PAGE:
I have a passion for parasites. I find them fascinating. Complex life cycles involving multiple hosts, molting into different life stages, migrating through the body; for such “simple” creatures, their lives can be complicated, for sure.
Most parasites that I deal with on the farm are your run-of-the-mill roundworms, commonly causing diarrhea and weight loss in cattle and horses, and severe anemia in sheep and goats. However, there’s an insidious threat in the field that goes beyond the usual gastrointestinal upset. This one hits the central nervous system. It’s commonly called the meningeal worm.
Taxonomically speaking, this parasite is called Parelaphostrongylus tenuis (pronounced para-laugh-ah-stron-gilus). The definitive host of this parasite is the white-tailed deer. This means the meningeal worm is supposed to infect the deer; think of the deer as their natural habitat. Adult meningeal worms live in the lining of the brain (called the meninges) and spinal cord of the deer. When this parasite sheds eggs, other animals can become infected through ingestion of the eggs. Sheep, goats, llamas, and alpacas are prone to infection by meningeal worm and are called aberrant hosts.
But let’s back up a second. If the worms are surrounding the brain, how are their eggs making it out to the environment? This is where it gets cool. When the adult female meningeal worm lays eggs, these eggs are washed out of the nervous system via venous circulation. Now in the bloodstream, they get filtered to the lungs where they hatch into larvae. These larvae are then coughed up, swallowed, and then there you go: delivery into the gastrointestinal tract where they get passed in the feces.
OK. The cool stuff isn’t finished just yet. The larvae passed in feces are still too immature; they are not infective to the deer or alpaca or sheep yet. First, snails and slugs, known as intermediate hosts, ingest these tiny larvae. Inside these invertebrates, the larvae continue to develop to a point where they become infective to our farm animals. At this point, if a deer or llama ingests an infected snail or slug, the larvae are ready to migrate from the intermediate host to the definitive (or aberrant) host for completion of the life cycle.
After the snail or slug is ingested — and we’re talking tiny snails and slugs that are accidentally ingested while grazing, not the giant slugs you see on the sidewalk after rain — who’d want to eat those? — the larvae migrate from the digestive system into the spinal canal where they develop into adults and the lifecycle beings again.
When this occurs in a white-tailed deer, there usually aren’t any problems. When this migration into the spinal canal occurs in an aberrant host, the nervous tissue becomes severely inflamed and damaged. This is when we see clinical signs of infection.
The clinical signs of a small ruminant or camelid infected with meningeal worm most often include weakness in the hind limbs that progresses to the front limbs. Affected animals frequently appear uncoordinated or stiff. Since this migration through the nervous system is at the whimsy of the worm, signs and severity of disease vary greatly from one animal to the next. Although the worms commonly destroy spinal tissue, they can also migrate to the brain, potentially causing blindness, change in personality, and seizures.
The course of the disease can vary. Some animals are acutely affected and succumb within days while others are only mildly affected for months.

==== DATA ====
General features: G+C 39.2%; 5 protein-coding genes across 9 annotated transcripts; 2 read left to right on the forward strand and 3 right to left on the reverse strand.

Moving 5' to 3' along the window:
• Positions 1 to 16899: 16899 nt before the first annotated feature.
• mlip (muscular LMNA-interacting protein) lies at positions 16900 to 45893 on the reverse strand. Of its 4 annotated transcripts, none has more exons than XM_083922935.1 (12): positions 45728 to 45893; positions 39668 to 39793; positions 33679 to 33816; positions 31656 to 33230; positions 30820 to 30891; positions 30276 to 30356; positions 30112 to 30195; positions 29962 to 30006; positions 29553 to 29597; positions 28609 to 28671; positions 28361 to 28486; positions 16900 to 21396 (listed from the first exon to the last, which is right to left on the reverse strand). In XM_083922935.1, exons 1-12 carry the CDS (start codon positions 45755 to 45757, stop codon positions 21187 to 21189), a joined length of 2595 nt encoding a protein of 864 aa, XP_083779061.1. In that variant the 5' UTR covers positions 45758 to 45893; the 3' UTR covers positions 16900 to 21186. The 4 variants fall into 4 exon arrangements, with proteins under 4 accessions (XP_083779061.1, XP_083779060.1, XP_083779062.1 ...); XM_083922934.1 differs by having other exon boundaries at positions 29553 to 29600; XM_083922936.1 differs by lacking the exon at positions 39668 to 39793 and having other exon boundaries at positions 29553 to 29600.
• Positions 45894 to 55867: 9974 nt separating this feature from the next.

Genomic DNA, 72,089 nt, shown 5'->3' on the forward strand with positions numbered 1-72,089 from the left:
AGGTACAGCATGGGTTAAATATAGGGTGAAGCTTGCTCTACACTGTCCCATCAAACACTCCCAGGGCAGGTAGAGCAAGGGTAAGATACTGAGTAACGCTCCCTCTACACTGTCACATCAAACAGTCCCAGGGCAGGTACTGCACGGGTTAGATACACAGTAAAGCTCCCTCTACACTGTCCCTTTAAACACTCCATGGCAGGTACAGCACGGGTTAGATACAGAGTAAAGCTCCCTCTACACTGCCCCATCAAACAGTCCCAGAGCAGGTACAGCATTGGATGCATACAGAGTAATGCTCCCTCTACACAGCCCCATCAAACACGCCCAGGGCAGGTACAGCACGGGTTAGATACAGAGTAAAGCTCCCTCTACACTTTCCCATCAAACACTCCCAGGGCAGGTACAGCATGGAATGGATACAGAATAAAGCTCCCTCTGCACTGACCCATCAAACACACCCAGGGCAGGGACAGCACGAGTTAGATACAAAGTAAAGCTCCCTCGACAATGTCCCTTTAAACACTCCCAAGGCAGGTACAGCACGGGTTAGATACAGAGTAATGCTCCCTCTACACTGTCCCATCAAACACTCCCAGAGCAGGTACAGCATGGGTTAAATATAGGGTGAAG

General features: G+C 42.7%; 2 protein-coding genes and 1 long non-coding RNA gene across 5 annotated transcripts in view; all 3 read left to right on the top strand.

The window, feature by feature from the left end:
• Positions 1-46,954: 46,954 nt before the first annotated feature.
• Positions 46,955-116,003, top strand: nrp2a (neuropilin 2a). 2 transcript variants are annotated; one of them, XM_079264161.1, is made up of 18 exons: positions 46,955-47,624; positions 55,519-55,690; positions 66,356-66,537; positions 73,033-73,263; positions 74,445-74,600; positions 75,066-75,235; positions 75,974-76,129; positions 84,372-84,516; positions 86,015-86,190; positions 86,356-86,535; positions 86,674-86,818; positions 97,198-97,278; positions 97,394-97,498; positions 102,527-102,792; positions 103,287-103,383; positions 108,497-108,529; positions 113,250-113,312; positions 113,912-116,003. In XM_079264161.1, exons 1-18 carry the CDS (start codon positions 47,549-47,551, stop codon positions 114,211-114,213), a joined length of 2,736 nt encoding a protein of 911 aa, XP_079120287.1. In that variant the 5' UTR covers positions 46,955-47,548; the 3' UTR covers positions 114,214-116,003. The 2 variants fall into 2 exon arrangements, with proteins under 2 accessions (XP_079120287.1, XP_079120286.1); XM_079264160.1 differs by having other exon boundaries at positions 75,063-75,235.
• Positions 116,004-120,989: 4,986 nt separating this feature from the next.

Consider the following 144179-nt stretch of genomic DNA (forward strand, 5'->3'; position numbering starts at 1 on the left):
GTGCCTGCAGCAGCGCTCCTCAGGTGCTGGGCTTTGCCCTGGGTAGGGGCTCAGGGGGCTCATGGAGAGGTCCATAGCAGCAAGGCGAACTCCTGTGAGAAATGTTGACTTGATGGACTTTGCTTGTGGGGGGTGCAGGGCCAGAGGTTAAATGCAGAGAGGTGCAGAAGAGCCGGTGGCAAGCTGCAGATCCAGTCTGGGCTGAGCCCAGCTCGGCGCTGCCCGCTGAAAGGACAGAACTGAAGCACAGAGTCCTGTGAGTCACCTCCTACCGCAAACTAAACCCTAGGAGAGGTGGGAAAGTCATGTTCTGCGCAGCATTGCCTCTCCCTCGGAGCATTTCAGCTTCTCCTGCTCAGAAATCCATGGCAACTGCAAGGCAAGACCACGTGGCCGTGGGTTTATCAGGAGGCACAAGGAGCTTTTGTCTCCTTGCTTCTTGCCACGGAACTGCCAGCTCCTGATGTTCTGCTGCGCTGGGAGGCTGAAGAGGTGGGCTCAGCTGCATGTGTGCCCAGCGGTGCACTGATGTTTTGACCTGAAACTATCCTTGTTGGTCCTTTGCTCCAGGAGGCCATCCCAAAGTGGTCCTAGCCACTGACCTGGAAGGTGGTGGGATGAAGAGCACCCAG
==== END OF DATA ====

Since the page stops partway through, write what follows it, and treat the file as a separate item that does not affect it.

Frustratingly, there is no test to definitively diagnose meningeal worm infection in a living animal. I say living because the only way to officially diagnose meningeal worm infection is on necropsy, when you observe damage to the spinal cord under the microscope.
Meningeal worm can be a diagnostic challenge because the neurological signs mentioned above can also be indicators of other diseases, such as brain abscesses, bacterial meningitis, certain mineral deficiencies, even rabies. However, usually in the case of a spinal cord infection with meningeal worm, the animal is not running a fever, and still has an appetite. In the field we make what’s called a presumptive diagnosis, begin treatment, and literally hope for the best.
Treatment of meningeal worm infection involves deworming to kill the parasite and supportive treatment to aid in the recovery of the nervous tissue. Here we’re talking about anti-inflammatories and neuro-friendly supplements that help repair oxidative damage like vitamin E and selenium, as well as vitamin B complex and thiamin. Supportive care in the form of physical therapy is also warranted.
The fact of the matter is, though, that nervous tissue, once damaged, does not regenerate. Once damage is done, it’s done. This means that if you’re faced with a badly affected animal, there might not be much you can do and sometimes euthanasia is the most humane option, particularly if the animal cannot walk.
Prevention isn’t a simple option, either. Deer-proofing a pasture sounds good in theory, but difficult in practice. The same with slug- and snail-proofing. Many alpaca owners prophylactically administer dewormer at regular intervals to their herd to kill any potential larvae in the digestive tract that are getting ready to make their break into the central nervous system. However, this gives rise to the concern of the development of antiparasitic resistance, since the same dewormers are used to treat parasites like common roundworms.
So what’s a poor small ruminant or camelid owner to do? Really, education is key. If a farmer knows what signs to look for and can call me out ASAP before severe damage is done, there’s hope.
Dr. Anna O’Brien